What to Do if You Can’t Pay Your Taxes

Anticipate difficulty paying your taxes? IRS repayment plans, personal loans, home equity, offer and compromise and other solutions to pay back taxes.
Written by Gina Pogol
Financial Expert
Managing Editor
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A couple is sitting at a computer discussing paying their taxes

Tax season is upon us.

Maybe you’ll get a refund, or maybe you’ll break even or only owe a few bucks to the IRS.

But what happens if you just completed your 2023 tax return and you owe more than you can afford to pay?

While the IRS has a well-deserved reputation as a harsh creditor, the agency does offer payment plans and other relief.

Alternatively, you can borrow money from a financial institution to pay off your tax debt.

For some consumers, a personal loan to pay taxes could be more affordable than an IRS plan.

Here’s what you need to know if you get caught with an unexpected tax bill this year.

File on Time, Even If You Can’t Pay Your Taxes

It’s crucial that you file your taxes no matter what. While it’s tempting to just forget about filing if you know you can’t pay, that’s the worst thing you can do.

Once you prepare your return and see the amount you have due, it might not even be that bad. Even if it is bad, send what you can at the time you file.

You May Need to File an Extension

If your tax return is not ready to file by April 18, 2024, fill out Form 4768, Application for Extension of Time to File, and send it in before the deadline.

That form gives you until October 15 to get your return in. It’s important to note that even though you can get an extension to file, the taxes are still due on the April deadline.

If you wait to pay until October, you will pay a penalty. The penalty you’ll pay is less than the one you’ll pay if you don’t file your taxes or an extension by the April deadline, however.

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Not Filing Taxes Is Expensive

Failure to file your tax return on time can be expensive, depending on how much you owe. The failure-to-file penalty is 5% of the unpaid balance per month until you file. The maximum penalty is 25% of the taxes owed. If you owe $4,000 and file five or more months late, your tax bill grows to $5,000.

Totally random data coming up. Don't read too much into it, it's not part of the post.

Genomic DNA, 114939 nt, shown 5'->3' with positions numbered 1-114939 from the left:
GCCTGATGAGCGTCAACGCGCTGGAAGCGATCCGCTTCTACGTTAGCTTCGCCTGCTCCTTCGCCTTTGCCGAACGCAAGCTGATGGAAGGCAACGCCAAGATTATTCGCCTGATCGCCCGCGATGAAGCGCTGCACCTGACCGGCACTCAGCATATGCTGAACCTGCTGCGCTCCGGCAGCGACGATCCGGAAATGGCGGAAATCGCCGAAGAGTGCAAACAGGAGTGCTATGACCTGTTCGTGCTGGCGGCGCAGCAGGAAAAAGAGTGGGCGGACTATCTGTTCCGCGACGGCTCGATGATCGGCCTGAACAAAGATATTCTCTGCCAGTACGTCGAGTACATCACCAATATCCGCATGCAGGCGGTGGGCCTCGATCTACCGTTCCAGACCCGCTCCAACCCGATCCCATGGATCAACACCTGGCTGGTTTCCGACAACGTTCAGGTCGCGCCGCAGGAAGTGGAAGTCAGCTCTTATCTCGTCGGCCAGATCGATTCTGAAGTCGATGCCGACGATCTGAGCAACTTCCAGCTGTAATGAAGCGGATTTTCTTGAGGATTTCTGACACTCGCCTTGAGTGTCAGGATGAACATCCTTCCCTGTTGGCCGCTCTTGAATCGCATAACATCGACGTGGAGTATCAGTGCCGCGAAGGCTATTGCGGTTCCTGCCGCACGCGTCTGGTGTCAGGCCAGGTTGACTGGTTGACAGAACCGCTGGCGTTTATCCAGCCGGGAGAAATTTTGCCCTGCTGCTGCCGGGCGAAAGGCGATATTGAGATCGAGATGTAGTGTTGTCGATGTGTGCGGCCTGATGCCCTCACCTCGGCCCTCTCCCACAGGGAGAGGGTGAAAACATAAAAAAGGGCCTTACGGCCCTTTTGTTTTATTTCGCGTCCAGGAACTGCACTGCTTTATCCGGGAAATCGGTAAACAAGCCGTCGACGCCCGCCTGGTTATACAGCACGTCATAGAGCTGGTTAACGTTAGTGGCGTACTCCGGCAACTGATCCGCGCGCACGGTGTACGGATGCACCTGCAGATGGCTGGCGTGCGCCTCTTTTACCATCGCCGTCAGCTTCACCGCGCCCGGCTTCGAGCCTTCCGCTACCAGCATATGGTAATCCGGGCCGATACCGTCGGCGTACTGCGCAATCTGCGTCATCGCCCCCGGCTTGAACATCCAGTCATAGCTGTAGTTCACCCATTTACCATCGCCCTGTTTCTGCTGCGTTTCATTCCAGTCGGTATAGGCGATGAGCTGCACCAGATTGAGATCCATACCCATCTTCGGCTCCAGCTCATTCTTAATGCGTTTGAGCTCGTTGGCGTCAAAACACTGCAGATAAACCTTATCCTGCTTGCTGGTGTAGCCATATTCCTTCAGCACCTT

You can avoid this charge by simply filing your tax return on time, even if you can’t pay your tax bill.

What Happens if You Can’t Pay Your Taxes?

Personal finance experts tell you that ignoring your back taxes is a terrible idea. They won’t go away on their own, and the IRS won’t magically forget your existence after tax season.

You’ll Get Notices Demanding Payment

The IRS first sends a notice of taxes owed and demand for payment. If you don’t contact them within ten days and make arrangements to pay, the agency accelerates its collection process.

You May Have Your Bank Accounts or Assets Seized

The IRS may seize your assets — including wages, bank accounts, social security benefits, and retirement income. And your car, boat, or real estate is up for grabs as well — the agency can take these things and sell them to pay your back taxes. In addition, the IRS can seize future federal or state tax refunds and apply them to your federal tax bill.

The sooner you address your tax bill, the less painful and less expensive the payment process should be.

What If You’ll Never Be Able to Pay?

But what if you really can’t pay your taxes?